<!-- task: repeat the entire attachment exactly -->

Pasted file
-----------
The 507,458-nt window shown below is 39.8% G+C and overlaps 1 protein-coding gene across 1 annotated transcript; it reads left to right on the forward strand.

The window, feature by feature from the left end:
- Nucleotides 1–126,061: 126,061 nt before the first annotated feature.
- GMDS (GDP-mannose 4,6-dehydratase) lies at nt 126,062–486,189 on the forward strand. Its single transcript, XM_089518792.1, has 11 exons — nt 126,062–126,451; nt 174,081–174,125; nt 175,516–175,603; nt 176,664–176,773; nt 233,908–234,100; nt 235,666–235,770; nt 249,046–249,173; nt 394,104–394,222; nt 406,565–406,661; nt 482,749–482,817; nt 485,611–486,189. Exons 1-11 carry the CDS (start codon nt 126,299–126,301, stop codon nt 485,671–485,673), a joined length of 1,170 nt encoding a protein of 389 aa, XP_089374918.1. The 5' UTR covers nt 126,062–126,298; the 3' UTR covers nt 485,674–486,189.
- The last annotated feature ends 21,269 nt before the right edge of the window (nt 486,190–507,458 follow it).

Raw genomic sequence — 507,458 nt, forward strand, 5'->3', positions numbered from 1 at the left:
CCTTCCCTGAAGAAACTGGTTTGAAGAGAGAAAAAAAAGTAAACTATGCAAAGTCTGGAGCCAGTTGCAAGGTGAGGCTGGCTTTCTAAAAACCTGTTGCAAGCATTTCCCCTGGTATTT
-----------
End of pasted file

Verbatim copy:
The 507,458-nt window shown below is 39.8% G+C and overlaps 1 protein-coding gene across 1 annotated transcript; it reads left to right on the forward strand.

The window, feature by feature from the left end:
- Nucleotides 1–126,061: 126,061 nt before the first annotated feature.
- GMDS (GDP-mannose 4,6-dehydratase) lies at nt 126,062–486,189 on the forward strand. Its single transcript, XM_089518792.1, has 11 exons — nt 126,062–126,451; nt 174,081–174,125; nt 175,516–175,603; nt 176,664–176,773; nt 233,908–234,100; nt 235,666–235,770; nt 249,046–249,173; nt 394,104–394,222; nt 406,565–406,661; nt 482,749–482,817; nt 485,611–486,189. Exons 1-11 carry the CDS (start codon nt 126,299–126,301, stop codon nt 485,671–485,673), a joined length of 1,170 nt encoding a protein of 389 aa, XP_089374918.1. The 5' UTR covers nt 126,062–126,298; the 3' UTR covers nt 485,674–486,189.
- The last annotated feature ends 21,269 nt before the right edge of the window (nt 486,190–507,458 follow it).

Raw genomic sequence — 507,458 nt, forward strand, 5'->3', positions numbered from 1 at the left:
CCTTCCCTGAAGAAACTGGTTTGAAGAGAGAAAAAAAAGTAAACTATGCAAAGTCTGGAGCCAGTTGCAAGGTGAGGCTGGCTTTCTAAAAACCTGTTGCAAGCATTTCCCCTGGTATTT